You can be part of it. I believe the success of the Versova beach movement can teach us all three things. The first is that we are never too young to act. We need leaders of all ages to stand up for our environment; to act out their solutions today. It is through individual efforts like these, that we move forward.

Afroz Shah is one person. However, ever since he started out on this journey, he has attracted thousands of volunteers and inspired millions. His efforts show us that each one of us has the power to make a difference. Whether we are lawyers, designers, engineers – we all have a role to play in beating plastic pollution.

We must all make individual efforts. But we must also embrace the efforts of young people and make them central to our global movement. We can’t just talk about the need to get young people involved in decision making, or the importance of addressing ‘youth issues’.

We must bring young people to the table and hear their solutions to the major environmental challenges that face us today. We must ensure youth are included in panel discussions on environmental action; encouraged to speak at global events; included in important meetings.

The second thing we can all learn from the experience of Afroz is that we are never alone. When we courageously step up, we forge stronger networks among like-minded people, who will help us along the way. I believe that our Young Champions and Champions of the Earth – of which Afroz is one – are living examples of this powerful truth.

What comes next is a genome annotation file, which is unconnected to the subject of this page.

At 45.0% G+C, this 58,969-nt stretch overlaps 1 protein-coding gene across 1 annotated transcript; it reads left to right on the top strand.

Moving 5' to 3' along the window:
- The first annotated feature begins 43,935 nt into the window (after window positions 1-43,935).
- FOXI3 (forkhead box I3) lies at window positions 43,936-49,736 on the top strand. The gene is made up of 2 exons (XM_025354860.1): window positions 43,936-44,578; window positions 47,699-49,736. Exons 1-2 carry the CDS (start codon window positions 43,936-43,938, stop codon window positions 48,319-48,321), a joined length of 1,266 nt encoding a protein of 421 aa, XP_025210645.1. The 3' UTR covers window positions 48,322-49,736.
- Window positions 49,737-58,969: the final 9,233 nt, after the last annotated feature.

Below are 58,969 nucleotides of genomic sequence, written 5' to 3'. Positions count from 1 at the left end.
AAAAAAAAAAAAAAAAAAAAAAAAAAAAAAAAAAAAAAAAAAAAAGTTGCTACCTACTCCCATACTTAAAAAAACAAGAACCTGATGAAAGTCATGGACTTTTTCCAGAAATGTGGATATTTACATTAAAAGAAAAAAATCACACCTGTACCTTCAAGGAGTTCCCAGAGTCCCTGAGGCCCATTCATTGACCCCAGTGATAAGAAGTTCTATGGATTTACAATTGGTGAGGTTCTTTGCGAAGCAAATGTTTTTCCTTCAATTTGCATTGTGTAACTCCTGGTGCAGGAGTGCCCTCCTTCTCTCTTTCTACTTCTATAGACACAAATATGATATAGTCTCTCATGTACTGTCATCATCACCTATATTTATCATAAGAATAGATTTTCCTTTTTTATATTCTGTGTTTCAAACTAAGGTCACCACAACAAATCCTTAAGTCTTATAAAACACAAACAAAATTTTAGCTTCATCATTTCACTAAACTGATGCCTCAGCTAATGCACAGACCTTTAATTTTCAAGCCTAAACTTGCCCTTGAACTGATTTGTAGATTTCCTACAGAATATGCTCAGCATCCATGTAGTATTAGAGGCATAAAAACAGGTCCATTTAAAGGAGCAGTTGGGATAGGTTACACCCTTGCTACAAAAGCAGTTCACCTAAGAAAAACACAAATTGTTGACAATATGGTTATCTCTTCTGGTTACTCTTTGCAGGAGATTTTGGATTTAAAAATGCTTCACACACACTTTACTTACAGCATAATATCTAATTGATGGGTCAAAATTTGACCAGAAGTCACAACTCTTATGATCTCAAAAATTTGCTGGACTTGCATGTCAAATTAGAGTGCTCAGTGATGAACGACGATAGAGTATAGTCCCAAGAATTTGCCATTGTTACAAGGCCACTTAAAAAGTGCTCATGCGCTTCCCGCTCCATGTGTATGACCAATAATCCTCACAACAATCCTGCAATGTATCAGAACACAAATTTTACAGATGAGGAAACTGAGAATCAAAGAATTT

Whether organising a clean-up activity; going to an exhibition or having coffee with people engaged in something we are passionate about, we will meet other strong and inspirational women and men, who can help us build ideas and have a positive impact on the environment.

We will also face enemies – and this brings me to the third lesson that we can take from our friend Afroz Shah. You may fail. People may not believe in your ideas or support you at first. If you are an entrepreneur, you may think your idea is not yet good enough.

But if you persevere and continue, you will win supporters. And ultimately, your idea may be the one that unlocks a solution that our planet desperately needs. From growing demands for the Earth’s limited resources to more unpredictable and extreme weather, our environment faces unprecedented threats today.